Sunday, November 08, 2009

Clarity, Logic and Entertainment

Last week, the 4th year students at Sheridan had a screening of their story reels. I mentor 10 of those students, out of 108 this year.

I've been looking at my students' reels as they developed since September, but it's always different seeing work with an audience. It struck me that there are three stages the students have to tackle in order to make a successful film, and various films were already at different stages.

The first is clarity. Can an audience understand what's happening on screen? I've asked students to explain something I don't understand about their films and their explanations make sense, but what's in their heads hasn't been communicated on the screen. Things, often important things, get left out. Clarity is pretty easy to achieve once a storyboard or story reel is shown to a few people, as they inevitably ask questions about things they don't understand.

Logic is a bit tougher. Getting the events of a film and the characters' behavior to be consistent and logical takes some doing. Some films have problems with tone; they signal to the audience that they're one type of film and then become another. That could potentially work in a longer film, but it's tough to get an audience to make a sharp emotional turn in less than two minutes. Other times, a film starts off with a theme and then contradicts itself by the end. Sometimes, there's a lack of consistency in terms of plot or character; events don't make sense based on what an audience would expect.

Logic is harder to fix than clarity. It sometimes means tearing up a story and rebuilding it, which can be a lot of work. It also means sacrificing something that the film maker probably wants to keep and getting a student to give something up is often a difficult task.

The toughest problem is entertainment, and you're never really sure what you've got until you get an audience reaction. I had a couple of students doing films that built up to punchlines. While they were clear and logical, the punchlines didn't get the expected response. Reworking the endings to evoke a laugh is going to be difficult as entertainment isn't as clear cut as clarity or logic.

If I could wish for anything for animation artists, it would be for more audience contact. Stand-up comics get good by constantly honing their material based on audience reaction. Actors or directors who start out in theatre do the same. Even bands that play bars get feedback.

Animators (especially those working in TV or games) exist in a vacuum. Feature animators have it a little better but still have to wait years to learn whether what they've done is successful or not. Animation people as different as Walt Disney and Bob Clampett viewed their films with audiences on a regular basis, measuring their intentions against the results. It took both of them years to solidify their ability to entertain, as it did Chuck Jones, Tex Avery and Friz Freleng.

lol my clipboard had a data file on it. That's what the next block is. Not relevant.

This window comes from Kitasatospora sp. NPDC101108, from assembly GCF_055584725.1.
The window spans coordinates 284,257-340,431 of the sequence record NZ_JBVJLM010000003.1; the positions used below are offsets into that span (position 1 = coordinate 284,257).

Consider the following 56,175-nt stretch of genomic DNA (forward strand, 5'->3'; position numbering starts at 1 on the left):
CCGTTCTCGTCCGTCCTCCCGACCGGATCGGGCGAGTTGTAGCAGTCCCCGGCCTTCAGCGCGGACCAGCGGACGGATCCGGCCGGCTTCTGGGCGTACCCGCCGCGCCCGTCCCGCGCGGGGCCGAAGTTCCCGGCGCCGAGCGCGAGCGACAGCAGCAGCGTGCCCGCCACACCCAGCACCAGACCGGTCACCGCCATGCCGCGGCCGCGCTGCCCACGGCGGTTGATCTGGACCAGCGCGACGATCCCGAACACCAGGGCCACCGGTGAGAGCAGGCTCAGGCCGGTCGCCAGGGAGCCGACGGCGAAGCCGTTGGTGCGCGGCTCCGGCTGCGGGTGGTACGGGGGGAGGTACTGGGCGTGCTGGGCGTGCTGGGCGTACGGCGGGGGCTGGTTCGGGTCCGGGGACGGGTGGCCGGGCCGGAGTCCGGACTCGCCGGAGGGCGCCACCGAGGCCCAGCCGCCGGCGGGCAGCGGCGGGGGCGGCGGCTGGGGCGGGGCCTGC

People with the ability to entertain an audience are the ones most in demand. While some people may have a flair for it, I believe it's like any other skill and can be honed through practice. The problem for animation artists is that they have so few opportunities for audience feedback.

The Sheridan students now have their own experience of watching their films with an audience as well as feedback from friends and instructors. The films generally get better between the story reels and the final films as the students continue to polish their work. However, I wonder how much better the films would be if the students had more experience with audience reactions and I wonder the same about the whole animation business.

10 comments:

Corey said...

Another great post. One of my student films I did at VFS 3 years ago has all of these problems. I tried to follow a classic 3 gag-and-then-a-payoff structure in under 20 scenes. The result is a cartoon that flies by so fast that it's hard to even tell what's going on. That and I designed these characters that were way too complicated to animate for my skill level. Here it is: http://www.youtube.com/watch?v=NPzkoJA4EB8

Again, amazing post, you should be charging money for this blog!

Daniel said...

Hey, thanks for the post.
Its good to watch your film with an audience and gauge your success. These insights make the gauging process a lot easier.

Ke7in said...

As one of those films that was screened, I can definitely say that although it means I'm second guessing myself over everything now, it is such a worthwhile process seeing what the audience sees. I can't believe how many students I heard that said that although they finished a reel, they took it out of the screening. The only opportunity for a big audience to see it before completion (which I also agree is absurd).

I saw that I got all the right laughs in all the right places, but I also saw where the line was in terms of what an audience will go with in terms of wackiness, and now I know where to cut it back. And I could see the audience anticipate the ending, and then when they didn't get a punchline, I could feel the disappointment. I went dramatic, and it appears I should have gone comedic.